By Pat Ford

Way back before Covid Javier Guevarra Put together a plan to bring sportfishing for striped marlin to the Island of San Cristobal in the Galapagos Islands.  That might sound like a simple procedure, but it’s not.  The Galapagos Islands lie some 600 miles off the coast of Ecuador.  They are an entity in their own right and tolerate very little interference from other entities, including Ecuador which they technically belong to.  They have their own rules and regulations which are numerous and specific, especially when it comes to fish and wildlife.  For example, you are not allowed to take a photo of an animal using a flash.  I’m not sure you’re allowed to step on a bug and foreigners are definitely not allowed to set up a sportfishing operation, but Javier, a native of Ecuador, did just that.

I went on one of Javier’s first trips back in February, 2020.  As we were returning to the States, the first rumors of Covid were beginning to spread but our trip was a success.  When signing up, I asked Javier what make boat we would be fishing on.  He said that it was built in the Islands and was powered by outboards.  That was sort of a scary thought but the boat turned out to be perfect.  Good cruising speed, large cockpit, easy to fish from.  The problem was that we were fly fishing and the local captains and mates had little experience in that area.  Nevertheless, our first trip was amazing and as soon as the covid restrictions lifted, we were back in 2022.  Same boat, different crew but they were better equipped for teasing and fight marlin on fly tackle.  Chris Lalli and his wife joined us and Chris is a master fly tyer.  One of the problems we ran into was that outboards do not leave the same kind of wake as an inboard and when the captain puts the boat in neutral, it just stops.  Inboard sportfishing boats have very little prop wash and glide for a considerable distance when shifter into neutral.  The prop wash from the outboards is also much more intense than on the inboards and it was covering over and hiding our billfish poppers.   We experimented with several fly patterns until I pulled out a long nylon fly that had a strange lead lip.  A friend had given me two of them down at Casa Vieja Lodge in Guatemala and I had carried them around for years before finally throwing them at a marlin.  They were perfect.  The lead lip allowed the fly to quickly sink below the surface wash and the shape of the lip gave the fly a swimming motion.  The marlin hit it every time they saw it.

In 2023 Chris broke his collarbone just before our trip so Jean Eastman, Rufus Wake man and Jed Dempsey joined me.  Javier has really fine-tuned his operation.  We had our choice of hotels, all of which were in easy walking distance of the dock, the restaurants he picked for dinner were fantastic and the crew and captain had really perfected their teasing and boat handling techniques.  Our first day started off with e hooking a 200+ lb. striped marlin on my first cast.  The shock was the size of the fish.  It took me 40 minutes to get it to boat side and Jed was up next.  He promptly hooked up an even bigger marlin and fought it for an hour and 45 minutes.  The fish were huge…much bigger than last year and absolutely bigger than we really wanted on a fly rod.  Jean tossed a pitch bait to one that to have been close to 300 lbs.  She fought it for close to an hour and it was quite an accomplishment for her on heavy spinning tackle.  It was her first striped marlin, but not her last.  We raised over 20 marlin on each of the first two days then some storms blew in over the islands and the marlin just shut off.  Jean caught one on bait, but not one of the 10 we raised hit the fly.  It was depressing but the barometer must have been doing something wacky that the fish didn’t like.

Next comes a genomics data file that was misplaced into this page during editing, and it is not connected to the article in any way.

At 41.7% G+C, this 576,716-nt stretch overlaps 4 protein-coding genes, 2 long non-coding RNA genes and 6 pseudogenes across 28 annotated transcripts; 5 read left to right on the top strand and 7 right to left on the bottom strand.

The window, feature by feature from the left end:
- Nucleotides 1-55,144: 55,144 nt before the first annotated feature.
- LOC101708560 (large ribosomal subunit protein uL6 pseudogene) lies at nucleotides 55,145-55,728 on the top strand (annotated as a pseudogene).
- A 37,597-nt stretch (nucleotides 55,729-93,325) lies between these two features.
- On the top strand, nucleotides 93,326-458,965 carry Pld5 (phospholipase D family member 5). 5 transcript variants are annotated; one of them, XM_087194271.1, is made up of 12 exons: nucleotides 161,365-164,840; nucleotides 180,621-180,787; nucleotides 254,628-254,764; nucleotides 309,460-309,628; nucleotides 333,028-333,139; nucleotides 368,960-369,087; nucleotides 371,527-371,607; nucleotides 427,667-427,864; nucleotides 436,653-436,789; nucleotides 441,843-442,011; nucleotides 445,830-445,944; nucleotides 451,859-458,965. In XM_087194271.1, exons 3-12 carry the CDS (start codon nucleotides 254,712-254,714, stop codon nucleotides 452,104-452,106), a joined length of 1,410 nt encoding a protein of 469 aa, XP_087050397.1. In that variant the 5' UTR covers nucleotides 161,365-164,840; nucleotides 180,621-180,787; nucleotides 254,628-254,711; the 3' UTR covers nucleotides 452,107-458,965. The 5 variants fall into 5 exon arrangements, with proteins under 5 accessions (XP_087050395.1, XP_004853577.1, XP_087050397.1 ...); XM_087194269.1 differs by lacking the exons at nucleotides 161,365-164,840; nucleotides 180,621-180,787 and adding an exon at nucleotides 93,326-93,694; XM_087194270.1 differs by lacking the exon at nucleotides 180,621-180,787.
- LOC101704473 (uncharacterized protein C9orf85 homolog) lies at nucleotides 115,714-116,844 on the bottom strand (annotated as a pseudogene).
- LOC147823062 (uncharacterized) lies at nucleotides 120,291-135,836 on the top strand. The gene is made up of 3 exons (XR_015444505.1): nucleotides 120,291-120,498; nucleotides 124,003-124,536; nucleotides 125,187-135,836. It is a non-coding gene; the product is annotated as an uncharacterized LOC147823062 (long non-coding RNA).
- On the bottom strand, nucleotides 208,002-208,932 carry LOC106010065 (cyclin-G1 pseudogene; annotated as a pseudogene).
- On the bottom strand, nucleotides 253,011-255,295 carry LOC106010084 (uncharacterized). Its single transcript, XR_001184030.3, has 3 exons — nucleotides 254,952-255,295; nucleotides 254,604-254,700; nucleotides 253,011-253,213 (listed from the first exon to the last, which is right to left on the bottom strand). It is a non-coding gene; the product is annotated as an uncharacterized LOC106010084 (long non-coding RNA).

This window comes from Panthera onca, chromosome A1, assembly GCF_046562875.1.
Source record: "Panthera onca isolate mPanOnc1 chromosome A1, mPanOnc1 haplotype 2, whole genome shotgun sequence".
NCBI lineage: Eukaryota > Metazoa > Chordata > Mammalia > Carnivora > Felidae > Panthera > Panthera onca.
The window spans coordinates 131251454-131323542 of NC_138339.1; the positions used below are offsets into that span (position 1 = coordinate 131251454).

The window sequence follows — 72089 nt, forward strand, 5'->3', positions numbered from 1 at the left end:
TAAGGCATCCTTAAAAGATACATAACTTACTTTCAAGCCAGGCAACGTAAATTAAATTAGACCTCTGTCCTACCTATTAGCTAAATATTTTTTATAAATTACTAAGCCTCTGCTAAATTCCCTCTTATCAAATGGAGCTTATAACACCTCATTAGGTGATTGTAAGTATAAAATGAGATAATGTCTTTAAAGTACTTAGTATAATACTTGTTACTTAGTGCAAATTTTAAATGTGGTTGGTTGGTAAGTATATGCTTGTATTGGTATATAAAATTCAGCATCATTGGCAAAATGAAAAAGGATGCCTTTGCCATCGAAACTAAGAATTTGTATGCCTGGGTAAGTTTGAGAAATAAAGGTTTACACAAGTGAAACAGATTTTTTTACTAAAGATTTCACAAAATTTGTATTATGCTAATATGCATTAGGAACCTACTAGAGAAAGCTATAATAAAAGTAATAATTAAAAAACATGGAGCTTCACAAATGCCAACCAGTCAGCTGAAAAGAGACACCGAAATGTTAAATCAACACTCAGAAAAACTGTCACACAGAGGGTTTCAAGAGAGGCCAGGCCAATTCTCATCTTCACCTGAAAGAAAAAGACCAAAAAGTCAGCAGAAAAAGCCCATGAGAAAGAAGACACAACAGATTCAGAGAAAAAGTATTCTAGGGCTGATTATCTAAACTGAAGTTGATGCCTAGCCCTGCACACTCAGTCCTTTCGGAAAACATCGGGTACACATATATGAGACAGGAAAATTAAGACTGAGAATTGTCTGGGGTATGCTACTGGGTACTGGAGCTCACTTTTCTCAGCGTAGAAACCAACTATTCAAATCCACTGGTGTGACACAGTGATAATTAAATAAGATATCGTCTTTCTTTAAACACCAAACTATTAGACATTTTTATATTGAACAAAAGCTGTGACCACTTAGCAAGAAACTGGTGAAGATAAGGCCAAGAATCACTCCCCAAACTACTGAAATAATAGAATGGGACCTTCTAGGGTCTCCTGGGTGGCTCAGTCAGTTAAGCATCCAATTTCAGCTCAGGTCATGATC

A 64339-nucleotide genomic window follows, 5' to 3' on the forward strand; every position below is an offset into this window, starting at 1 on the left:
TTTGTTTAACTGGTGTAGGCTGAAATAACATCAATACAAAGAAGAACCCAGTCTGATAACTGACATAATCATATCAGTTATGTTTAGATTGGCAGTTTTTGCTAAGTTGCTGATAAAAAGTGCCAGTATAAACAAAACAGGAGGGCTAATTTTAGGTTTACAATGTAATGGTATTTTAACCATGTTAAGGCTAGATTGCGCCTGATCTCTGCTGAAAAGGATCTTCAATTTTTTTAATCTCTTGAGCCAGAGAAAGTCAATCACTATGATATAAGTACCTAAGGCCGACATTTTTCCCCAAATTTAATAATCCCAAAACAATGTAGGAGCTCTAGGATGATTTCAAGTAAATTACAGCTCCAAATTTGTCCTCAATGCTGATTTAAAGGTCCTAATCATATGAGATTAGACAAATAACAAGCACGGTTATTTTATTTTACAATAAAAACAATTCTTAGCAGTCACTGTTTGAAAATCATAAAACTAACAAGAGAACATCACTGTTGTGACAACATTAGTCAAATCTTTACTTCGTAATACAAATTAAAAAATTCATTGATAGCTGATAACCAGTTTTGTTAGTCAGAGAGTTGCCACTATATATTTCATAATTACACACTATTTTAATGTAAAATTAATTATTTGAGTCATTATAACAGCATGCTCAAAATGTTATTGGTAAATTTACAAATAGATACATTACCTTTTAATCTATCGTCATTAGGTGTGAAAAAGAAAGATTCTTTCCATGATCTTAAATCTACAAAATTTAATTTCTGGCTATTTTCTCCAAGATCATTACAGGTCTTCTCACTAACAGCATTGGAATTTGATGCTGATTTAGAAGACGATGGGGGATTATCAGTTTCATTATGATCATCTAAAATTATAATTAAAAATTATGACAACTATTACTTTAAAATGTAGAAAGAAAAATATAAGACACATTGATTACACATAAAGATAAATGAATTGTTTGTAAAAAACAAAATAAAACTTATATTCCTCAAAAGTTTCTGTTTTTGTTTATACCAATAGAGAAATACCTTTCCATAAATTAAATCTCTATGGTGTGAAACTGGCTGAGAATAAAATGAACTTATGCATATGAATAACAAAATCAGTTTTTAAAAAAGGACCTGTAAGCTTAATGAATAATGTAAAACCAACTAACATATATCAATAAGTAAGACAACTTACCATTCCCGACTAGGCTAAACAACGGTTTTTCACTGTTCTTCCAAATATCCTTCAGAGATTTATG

Day four broke clear and calm which is normal for the Galapagos.  Hope springs eternal and we were well rewarded.  My first cast resulted in another 200 pounder and it seemed like we were raising and hooking marlin every 5 minutes all day long.  We raised 49 that day and 47 on our last day.  In all we raised 147 marlin for the trip.  We had our share of missed strikes, pulled hooks and broken tippets, but the action was non-stop.  We never lost track of the fact that these were monster striped marlin and not the overly aggressive pacific sails that we caught routinely in Guatemala.  Rufus has caught every species of billfish on fly (except swordfish, which is almost impossible) and he immediately booked a week in 2024.  Jed, who has traveled all over the world, said honestly that it was the best trip he had ever been on.  I had to agree…I booked my week in 2024 before I even got off the boat.  If you’re interested in thus amazing adventure the season runs from January to June….contact Javier at